July 1, 2011
TALLAHASSEE, Fla. – Florida State wide receiver and outfielder Taiwan Easterling has signed a professional contract with the Chicago Cubs will not return to school.
“Taiwan and I talked and he’s decided to pursue his career in baseball,” said FSU football coach Jimbo Fisher. “I totally support him 100 percent. He did an outstanding job for us.
“I would have loved to have him back, but I totally understand him pursuing his future endeavors. Baseball is the way for him to go and we wish him nothing but the best.”
Easterling, a walk-on with the baseball team, was selected in the 27th round of the June Major League Draft. After playing sparingly in 2010 for Mike Martin’s club, the Hattiesburg, Miss. native came into own in 2011 club. In 55 games, including 35 starts, Easterling batted .296 with five double and 19 RBI, highlighted by his 4-for-4 performance in the Tallahassee Regional final against Alabama.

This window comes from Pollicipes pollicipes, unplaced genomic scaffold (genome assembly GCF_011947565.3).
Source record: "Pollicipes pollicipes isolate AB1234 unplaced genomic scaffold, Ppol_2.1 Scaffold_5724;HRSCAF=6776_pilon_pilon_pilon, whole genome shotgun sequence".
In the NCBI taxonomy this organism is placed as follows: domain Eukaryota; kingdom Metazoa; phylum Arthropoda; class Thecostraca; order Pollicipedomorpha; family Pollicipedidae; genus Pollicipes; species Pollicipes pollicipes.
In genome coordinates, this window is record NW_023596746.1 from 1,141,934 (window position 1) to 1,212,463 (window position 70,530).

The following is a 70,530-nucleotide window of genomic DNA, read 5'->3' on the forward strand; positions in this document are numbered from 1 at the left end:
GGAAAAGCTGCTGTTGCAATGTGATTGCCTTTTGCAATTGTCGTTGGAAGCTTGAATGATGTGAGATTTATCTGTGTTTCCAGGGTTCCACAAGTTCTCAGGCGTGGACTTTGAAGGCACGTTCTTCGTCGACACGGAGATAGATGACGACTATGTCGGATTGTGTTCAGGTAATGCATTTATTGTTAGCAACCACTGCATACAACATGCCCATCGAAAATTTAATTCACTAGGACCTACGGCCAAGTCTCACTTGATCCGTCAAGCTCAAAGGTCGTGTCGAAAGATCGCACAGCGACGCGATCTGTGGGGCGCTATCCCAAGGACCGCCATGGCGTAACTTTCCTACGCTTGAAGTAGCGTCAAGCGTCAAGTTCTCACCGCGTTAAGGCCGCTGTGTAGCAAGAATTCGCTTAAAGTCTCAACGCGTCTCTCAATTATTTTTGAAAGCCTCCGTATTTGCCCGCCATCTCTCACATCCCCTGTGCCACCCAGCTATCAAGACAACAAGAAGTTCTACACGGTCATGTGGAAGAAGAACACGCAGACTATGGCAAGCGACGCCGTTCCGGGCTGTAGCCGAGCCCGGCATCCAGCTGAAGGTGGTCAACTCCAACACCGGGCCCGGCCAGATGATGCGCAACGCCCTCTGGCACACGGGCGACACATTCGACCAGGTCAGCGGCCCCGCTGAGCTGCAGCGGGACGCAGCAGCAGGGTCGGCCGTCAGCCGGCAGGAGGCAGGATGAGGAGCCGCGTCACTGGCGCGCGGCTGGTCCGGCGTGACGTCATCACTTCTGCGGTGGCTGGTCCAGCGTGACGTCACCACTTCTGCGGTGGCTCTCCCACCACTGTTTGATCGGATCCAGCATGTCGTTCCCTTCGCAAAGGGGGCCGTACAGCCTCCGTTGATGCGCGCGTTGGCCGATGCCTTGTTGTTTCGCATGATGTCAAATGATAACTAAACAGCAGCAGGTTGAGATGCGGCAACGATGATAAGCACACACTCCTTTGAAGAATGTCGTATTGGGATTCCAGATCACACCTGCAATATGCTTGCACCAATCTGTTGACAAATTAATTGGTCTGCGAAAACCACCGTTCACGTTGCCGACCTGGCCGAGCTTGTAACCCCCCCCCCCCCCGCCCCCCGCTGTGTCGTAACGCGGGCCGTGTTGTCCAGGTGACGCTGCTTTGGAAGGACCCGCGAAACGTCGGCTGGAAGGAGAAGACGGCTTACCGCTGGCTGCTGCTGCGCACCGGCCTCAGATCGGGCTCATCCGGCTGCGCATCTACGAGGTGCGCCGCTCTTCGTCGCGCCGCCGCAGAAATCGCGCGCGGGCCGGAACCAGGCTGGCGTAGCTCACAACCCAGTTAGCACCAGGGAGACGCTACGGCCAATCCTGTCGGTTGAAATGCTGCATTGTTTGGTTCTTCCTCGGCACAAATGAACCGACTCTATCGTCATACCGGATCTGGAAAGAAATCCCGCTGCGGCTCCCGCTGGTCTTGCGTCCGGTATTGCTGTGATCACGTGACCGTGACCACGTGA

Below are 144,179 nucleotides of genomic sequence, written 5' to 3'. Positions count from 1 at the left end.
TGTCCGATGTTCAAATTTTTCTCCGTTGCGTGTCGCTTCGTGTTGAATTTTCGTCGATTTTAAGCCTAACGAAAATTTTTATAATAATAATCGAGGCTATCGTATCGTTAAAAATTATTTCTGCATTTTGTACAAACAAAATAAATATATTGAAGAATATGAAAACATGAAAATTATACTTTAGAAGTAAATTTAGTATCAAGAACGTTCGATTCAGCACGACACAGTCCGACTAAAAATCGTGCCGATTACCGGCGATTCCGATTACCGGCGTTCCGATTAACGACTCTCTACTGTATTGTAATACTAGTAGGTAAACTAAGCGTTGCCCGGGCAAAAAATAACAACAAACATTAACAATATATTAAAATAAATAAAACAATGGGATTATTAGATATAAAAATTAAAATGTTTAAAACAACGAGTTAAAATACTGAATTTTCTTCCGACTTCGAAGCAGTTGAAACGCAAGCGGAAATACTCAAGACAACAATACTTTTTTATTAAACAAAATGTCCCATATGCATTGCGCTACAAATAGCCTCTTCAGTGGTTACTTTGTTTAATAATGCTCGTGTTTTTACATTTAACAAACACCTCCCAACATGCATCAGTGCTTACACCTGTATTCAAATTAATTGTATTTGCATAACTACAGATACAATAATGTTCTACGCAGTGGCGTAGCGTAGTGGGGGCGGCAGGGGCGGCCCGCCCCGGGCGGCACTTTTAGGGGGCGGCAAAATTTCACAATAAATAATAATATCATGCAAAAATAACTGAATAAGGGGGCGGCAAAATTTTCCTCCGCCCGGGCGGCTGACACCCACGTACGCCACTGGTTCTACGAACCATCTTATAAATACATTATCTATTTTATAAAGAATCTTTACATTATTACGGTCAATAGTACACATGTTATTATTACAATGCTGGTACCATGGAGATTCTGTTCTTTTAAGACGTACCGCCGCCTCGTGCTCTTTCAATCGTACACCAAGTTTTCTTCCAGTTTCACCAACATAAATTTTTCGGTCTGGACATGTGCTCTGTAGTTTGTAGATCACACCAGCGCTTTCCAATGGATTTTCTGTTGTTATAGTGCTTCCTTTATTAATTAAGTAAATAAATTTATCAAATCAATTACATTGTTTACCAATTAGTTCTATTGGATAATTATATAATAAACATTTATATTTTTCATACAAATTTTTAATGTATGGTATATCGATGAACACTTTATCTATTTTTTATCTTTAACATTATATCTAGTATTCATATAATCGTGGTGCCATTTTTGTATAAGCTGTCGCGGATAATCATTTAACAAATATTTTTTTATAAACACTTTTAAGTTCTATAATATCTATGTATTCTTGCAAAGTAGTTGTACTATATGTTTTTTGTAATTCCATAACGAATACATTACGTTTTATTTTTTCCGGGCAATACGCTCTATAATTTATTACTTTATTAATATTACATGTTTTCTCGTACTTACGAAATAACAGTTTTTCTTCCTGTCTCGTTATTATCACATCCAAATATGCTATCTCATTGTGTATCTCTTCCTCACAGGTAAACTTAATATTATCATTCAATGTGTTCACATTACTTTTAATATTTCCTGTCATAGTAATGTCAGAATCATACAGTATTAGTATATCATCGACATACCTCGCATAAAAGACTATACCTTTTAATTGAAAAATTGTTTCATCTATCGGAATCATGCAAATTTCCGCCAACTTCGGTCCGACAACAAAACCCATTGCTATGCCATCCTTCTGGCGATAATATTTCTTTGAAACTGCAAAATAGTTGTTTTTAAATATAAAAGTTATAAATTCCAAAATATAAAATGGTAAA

An accomplished baseball player in high school – he was Mississippi’s Mr. Baseball in 2007 – Easterling was selected in the sixth round of the MLB Draft by the Florida Marlins in 2007and again in the 31st round by the Marlins in 2010.
Easterling came to Florida State on a football scholarship and leaves as one of the most productive receivers in program history. He established new single-season highs in 2010 for receptions (43), receiving yards (551) and touchdowns (five), averaging a career-best 12.8 yards per reception.
A 31-game starter over the course of his career, Easterling collected 108 receptions – 18th in FSU history – good for 1,315 yards and eight touchdowns. He finishes his career with at least one reception in 24 consecutive games, which led the team.
Easterling’s final Florida State reception was a 7-yard touchdown pass from EJ Manuel with 6:22 remaining, sealing the Seminoles’ 26-17 Chick-fil-A Bowl victory over South Carolina.
He had one year of eligibility remaining in both football and baseball.
“We’ll miss him as a Seminole,” Fisher said, “but we’re sure he’ll have a good career in professional baseball.”